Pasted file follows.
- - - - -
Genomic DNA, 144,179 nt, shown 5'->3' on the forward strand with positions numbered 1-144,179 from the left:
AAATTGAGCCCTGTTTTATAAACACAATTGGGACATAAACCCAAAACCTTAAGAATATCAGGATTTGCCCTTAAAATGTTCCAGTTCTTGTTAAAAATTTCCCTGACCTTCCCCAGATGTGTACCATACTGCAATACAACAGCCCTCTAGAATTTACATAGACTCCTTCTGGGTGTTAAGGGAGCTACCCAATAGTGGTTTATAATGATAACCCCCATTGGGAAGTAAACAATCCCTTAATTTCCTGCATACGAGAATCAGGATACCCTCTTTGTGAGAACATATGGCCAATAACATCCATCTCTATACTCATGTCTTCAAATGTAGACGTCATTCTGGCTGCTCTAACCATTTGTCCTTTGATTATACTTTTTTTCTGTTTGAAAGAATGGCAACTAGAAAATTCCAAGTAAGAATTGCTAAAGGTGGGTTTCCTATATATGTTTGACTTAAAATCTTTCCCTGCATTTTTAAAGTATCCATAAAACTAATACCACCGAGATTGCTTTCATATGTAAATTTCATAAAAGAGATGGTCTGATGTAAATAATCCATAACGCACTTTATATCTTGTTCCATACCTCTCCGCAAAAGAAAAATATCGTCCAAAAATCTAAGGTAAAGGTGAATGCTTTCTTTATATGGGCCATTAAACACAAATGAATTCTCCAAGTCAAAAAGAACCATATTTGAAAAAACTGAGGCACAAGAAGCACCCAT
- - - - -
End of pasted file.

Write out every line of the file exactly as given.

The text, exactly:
Genomic DNA, 144,179 nt, shown 5'->3' on the forward strand with positions numbered 1-144,179 from the left:
AAATTGAGCCCTGTTTTATAAACACAATTGGGACATAAACCCAAAACCTTAAGAATATCAGGATTTGCCCTTAAAATGTTCCAGTTCTTGTTAAAAATTTCCCTGACCTTCCCCAGATGTGTACCATACTGCAATACAACAGCCCTCTAGAATTTACATAGACTCCTTCTGGGTGTTAAGGGAGCTACCCAATAGTGGTTTATAATGATAACCCCCATTGGGAAGTAAACAATCCCTTAATTTCCTGCATACGAGAATCAGGATACCCTCTTTGTGAGAACATATGGCCAATAACATCCATCTCTATACTCATGTCTTCAAATGTAGACGTCATTCTGGCTGCTCTAACCATTTGTCCTTTGATTATACTTTTTTTCTGTTTGAAAGAATGGCAACTAGAAAATTCCAAGTAAGAATTGCTAAAGGTGGGTTTCCTATATATGTTTGACTTAAAATCTTTCCCTGCATTTTTAAAGTATCCATAAAACTAATACCACCGAGATTGCTTTCATATGTAAATTTCATAAAAGAGATGGTCTGATGTAAATAATCCATAACGCACTTTATATCTTGTTCCATACCTCTCCGCAAAAGAAAAATATCGTCCAAAAATCTAAGGTAAAGGTGAATGCTTTCTTTATATGGGCCATTAAACACAAATGAATTCTCCAAGTCAAAAAGAACCATATTTGAAAAAACTGAGGCACAAGAAGCACCCAT